Structure, conductivity, and magnetic properties of (phthalocyaninato)nickel(II) bromide Academic Article uri icon


  • The compound (phthalocyaninato)nickel(II) bromide, Ni(pc)Br, has been synthesized by the oxidation of Ni(pc) with Br2. Comparison of this compound with its isostructural partner Ni(pc)I provides a first glimpse of the effects of change of oxidant on the properties of crystalline porphyrinic molecular metals. Ni(pc)Br, C32H16BrN8Ni, crystallizes with two formula units in space group Dih-P4/mcc of the tetragonal system in a cell of dimensions a = 13.793 (7) Å and c = 6.431 (4) Å (167 K). The structure is identical with that of Ni(pc)I and consists of stacks of Ni(pc) molecules segregated from chains of halogen in the form of Br3-ions; both stacks and chains run parallel to the c axis of the crystal. Each Ni(pc) molecule is centered on a site of 4 /m symmetry and is constrained to be planar and perpendicular to the stacking axis. Successive rings in the unit cell are staggered by 39.1 (6)°. Although there is room for about 13% more Br3-than I3-in such channels, the halogen to Ni(pc) ratio of 1:1 and the degree of oxidation, 1/3electron/Ni(pc) ring, is the same for both Ni(pc)Br and Ni(pc)I. Despite these structural similarities the electrical conductivity and magnetic properties of Ni(pc)Br (a ≈ 100 IT1 cm1at room temperature) differ significantly from those of Ni(pc)I (a ≈ 600 Ω-1 cm-1at room temperature), both in value and in temperature variation. Analysis of the EPR measurements suggests that the trihalide chain plays a lesser role in charge transport in Ni(pc)Br and that the Ni(pc) stacks become further decoupled as the temperature is lowered below ca. 75 K. The present results give the first clear evidence that it is inappropriate to ignore anion effects and concentrate on the metal-organic framework in discussions of M(L)X systems. © 1986, American Chemical Society. All rights reserved.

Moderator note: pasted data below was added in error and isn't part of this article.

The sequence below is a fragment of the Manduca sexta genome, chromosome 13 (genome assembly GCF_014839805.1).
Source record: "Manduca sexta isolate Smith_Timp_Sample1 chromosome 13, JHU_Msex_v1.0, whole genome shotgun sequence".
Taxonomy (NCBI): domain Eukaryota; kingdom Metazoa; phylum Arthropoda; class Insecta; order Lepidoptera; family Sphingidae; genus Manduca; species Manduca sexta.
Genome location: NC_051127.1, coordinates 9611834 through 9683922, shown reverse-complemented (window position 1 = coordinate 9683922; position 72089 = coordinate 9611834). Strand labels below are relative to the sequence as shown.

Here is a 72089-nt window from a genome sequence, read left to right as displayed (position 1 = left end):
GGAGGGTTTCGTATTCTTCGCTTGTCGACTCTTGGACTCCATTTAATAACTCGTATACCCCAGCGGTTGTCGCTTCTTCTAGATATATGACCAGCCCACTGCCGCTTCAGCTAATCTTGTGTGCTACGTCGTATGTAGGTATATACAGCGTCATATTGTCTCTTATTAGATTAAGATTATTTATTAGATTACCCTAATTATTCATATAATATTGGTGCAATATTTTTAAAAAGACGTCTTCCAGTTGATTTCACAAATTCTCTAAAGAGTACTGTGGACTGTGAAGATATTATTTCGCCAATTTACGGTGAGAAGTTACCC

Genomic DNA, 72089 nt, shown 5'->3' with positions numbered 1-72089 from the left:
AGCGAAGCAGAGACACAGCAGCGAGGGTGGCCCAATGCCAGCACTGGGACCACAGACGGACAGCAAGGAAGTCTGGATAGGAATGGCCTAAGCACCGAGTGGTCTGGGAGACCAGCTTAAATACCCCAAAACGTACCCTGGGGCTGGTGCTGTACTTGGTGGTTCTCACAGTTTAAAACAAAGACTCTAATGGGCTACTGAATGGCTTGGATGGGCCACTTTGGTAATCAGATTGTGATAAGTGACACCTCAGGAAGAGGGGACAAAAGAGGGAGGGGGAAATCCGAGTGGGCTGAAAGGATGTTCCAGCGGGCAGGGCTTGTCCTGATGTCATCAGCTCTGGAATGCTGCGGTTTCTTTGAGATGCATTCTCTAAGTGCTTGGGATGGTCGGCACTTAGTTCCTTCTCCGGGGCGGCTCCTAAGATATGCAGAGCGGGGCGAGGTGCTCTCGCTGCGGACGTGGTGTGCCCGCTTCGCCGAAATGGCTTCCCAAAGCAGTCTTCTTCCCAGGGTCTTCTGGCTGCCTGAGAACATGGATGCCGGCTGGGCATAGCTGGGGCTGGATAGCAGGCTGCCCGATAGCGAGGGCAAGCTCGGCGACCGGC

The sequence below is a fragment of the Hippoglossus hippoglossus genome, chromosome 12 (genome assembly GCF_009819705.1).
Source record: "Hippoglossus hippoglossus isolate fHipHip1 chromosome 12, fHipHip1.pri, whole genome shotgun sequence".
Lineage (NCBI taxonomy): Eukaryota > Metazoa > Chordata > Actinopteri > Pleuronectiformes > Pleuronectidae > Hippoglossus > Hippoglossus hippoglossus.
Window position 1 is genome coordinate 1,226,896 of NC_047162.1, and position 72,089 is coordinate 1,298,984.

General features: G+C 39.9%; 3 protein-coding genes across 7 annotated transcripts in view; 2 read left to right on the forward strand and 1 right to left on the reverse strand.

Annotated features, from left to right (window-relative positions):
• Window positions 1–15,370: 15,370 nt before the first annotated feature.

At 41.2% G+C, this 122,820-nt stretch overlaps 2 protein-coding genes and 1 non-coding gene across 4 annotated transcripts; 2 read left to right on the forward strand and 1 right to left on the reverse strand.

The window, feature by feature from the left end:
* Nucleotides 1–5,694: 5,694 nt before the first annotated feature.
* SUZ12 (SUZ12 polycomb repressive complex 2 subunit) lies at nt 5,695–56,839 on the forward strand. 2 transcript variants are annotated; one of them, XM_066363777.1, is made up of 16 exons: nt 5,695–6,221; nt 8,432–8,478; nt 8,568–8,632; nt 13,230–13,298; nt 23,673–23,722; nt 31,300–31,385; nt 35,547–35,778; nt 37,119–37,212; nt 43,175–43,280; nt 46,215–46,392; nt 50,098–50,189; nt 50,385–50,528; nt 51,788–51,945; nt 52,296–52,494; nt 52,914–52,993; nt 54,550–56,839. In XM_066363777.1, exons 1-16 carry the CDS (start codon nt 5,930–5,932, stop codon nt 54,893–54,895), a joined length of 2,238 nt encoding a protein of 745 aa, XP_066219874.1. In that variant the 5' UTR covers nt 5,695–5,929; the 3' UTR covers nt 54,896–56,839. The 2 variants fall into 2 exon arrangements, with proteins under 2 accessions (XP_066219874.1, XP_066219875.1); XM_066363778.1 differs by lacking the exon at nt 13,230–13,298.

author list (cited authors)

  • Palmer, S. M., Stanton, J. M., Hoffman, B. M., & Ibers, J. A.

citation count

  • 26

publication date

  • July 1986